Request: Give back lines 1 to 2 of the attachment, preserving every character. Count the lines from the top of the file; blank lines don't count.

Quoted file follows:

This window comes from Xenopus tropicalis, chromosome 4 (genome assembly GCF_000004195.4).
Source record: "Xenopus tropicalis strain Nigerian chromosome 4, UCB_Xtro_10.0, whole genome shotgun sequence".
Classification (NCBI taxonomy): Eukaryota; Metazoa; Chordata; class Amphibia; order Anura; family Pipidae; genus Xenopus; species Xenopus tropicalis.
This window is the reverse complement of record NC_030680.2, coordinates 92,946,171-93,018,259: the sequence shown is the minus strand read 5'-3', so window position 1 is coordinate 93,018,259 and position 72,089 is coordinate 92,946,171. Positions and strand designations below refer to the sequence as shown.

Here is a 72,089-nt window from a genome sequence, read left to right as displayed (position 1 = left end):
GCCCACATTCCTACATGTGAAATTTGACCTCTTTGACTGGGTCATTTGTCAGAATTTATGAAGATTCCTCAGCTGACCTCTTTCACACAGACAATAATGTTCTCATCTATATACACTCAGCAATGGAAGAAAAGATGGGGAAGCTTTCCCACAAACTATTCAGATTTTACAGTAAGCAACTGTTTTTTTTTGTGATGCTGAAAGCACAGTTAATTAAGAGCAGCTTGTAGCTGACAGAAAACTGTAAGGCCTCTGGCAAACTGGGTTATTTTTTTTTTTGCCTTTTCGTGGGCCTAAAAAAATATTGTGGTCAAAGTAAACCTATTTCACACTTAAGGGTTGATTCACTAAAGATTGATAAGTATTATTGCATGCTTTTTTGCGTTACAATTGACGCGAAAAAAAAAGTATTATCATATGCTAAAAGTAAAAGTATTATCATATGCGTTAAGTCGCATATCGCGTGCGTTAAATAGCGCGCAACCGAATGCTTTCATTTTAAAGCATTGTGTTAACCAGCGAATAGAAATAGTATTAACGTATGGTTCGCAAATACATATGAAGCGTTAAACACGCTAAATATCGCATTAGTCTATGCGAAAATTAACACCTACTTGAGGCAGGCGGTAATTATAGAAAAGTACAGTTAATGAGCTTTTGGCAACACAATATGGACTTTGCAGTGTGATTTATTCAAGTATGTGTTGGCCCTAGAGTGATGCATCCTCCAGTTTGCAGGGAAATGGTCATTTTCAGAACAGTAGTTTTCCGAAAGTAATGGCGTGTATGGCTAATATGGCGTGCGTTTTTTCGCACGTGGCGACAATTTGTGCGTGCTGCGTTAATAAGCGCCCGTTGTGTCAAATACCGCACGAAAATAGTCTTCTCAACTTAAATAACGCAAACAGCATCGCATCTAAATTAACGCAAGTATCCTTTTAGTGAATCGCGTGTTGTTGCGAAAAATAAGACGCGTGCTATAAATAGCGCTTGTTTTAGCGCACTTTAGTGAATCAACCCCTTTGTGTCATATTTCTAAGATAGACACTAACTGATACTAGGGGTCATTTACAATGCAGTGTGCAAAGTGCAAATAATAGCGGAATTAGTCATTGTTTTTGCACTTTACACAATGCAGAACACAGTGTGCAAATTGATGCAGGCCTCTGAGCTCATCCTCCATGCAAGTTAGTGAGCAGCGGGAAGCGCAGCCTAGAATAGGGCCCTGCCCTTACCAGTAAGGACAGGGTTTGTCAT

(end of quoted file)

This window comes from Xenopus tropicalis, chromosome 4 (genome assembly GCF_000004195.4).
Source record: "Xenopus tropicalis strain Nigerian chromosome 4, UCB_Xtro_10.0, whole genome shotgun sequence".